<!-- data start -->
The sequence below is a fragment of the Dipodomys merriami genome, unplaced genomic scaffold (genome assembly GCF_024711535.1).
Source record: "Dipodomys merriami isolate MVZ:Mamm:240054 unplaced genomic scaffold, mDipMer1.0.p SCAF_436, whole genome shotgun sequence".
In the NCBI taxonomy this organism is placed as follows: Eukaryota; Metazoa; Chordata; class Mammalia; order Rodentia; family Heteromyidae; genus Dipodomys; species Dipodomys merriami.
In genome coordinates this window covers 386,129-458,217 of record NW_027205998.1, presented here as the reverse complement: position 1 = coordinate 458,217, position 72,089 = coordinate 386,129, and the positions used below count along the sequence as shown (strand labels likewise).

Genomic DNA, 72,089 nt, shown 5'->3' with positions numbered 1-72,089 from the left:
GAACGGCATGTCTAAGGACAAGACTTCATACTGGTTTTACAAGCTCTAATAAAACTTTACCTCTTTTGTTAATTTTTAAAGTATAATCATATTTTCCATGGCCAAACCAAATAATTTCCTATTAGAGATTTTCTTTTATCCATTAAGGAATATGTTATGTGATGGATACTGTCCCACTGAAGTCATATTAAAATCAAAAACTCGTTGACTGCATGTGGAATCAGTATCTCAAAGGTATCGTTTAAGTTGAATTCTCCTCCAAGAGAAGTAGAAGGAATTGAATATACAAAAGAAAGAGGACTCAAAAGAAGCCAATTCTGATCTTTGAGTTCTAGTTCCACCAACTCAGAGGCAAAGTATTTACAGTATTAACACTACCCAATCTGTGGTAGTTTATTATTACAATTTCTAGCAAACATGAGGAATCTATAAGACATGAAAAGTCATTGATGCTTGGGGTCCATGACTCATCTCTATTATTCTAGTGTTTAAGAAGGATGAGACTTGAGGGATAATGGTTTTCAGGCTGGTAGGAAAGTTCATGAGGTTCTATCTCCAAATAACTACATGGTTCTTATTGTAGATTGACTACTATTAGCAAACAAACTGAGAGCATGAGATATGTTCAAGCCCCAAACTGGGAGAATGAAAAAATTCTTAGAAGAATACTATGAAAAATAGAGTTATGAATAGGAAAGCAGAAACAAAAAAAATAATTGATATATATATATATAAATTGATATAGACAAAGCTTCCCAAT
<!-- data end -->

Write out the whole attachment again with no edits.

The sequence below is a fragment of the Dipodomys merriami genome, unplaced genomic scaffold (genome assembly GCF_024711535.1).
Source record: "Dipodomys merriami isolate MVZ:Mamm:240054 unplaced genomic scaffold, mDipMer1.0.p SCAF_436, whole genome shotgun sequence".
In the NCBI taxonomy this organism is placed as follows: Eukaryota; Metazoa; Chordata; class Mammalia; order Rodentia; family Heteromyidae; genus Dipodomys; species Dipodomys merriami.
In genome coordinates this window covers 386,129-458,217 of record NW_027205998.1, presented here as the reverse complement: position 1 = coordinate 458,217, position 72,089 = coordinate 386,129, and the positions used below count along the sequence as shown (strand labels likewise).

Genomic DNA, 72,089 nt, shown 5'->3' with positions numbered 1-72,089 from the left:
GAACGGCATGTCTAAGGACAAGACTTCATACTGGTTTTACAAGCTCTAATAAAACTTTACCTCTTTTGTTAATTTTTAAAGTATAATCATATTTTCCATGGCCAAACCAAATAATTTCCTATTAGAGATTTTCTTTTATCCATTAAGGAATATGTTATGTGATGGATACTGTCCCACTGAAGTCATATTAAAATCAAAAACTCGTTGACTGCATGTGGAATCAGTATCTCAAAGGTATCGTTTAAGTTGAATTCTCCTCCAAGAGAAGTAGAAGGAATTGAATATACAAAAGAAAGAGGACTCAAAAGAAGCCAATTCTGATCTTTGAGTTCTAGTTCCACCAACTCAGAGGCAAAGTATTTACAGTATTAACACTACCCAATCTGTGGTAGTTTATTATTACAATTTCTAGCAAACATGAGGAATCTATAAGACATGAAAAGTCATTGATGCTTGGGGTCCATGACTCATCTCTATTATTCTAGTGTTTAAGAAGGATGAGACTTGAGGGATAATGGTTTTCAGGCTGGTAGGAAAGTTCATGAGGTTCTATCTCCAAATAACTACATGGTTCTTATTGTAGATTGACTACTATTAGCAAACAAACTGAGAGCATGAGATATGTTCAAGCCCCAAACTGGGAGAATGAAAAAATTCTTAGAAGAATACTATGAAAAATAGAGTTATGAATAGGAAAGCAGAAACAAAAAAAATAATTGATATATATATATATAAATTGATATAGACAAAGCTTCCCAAT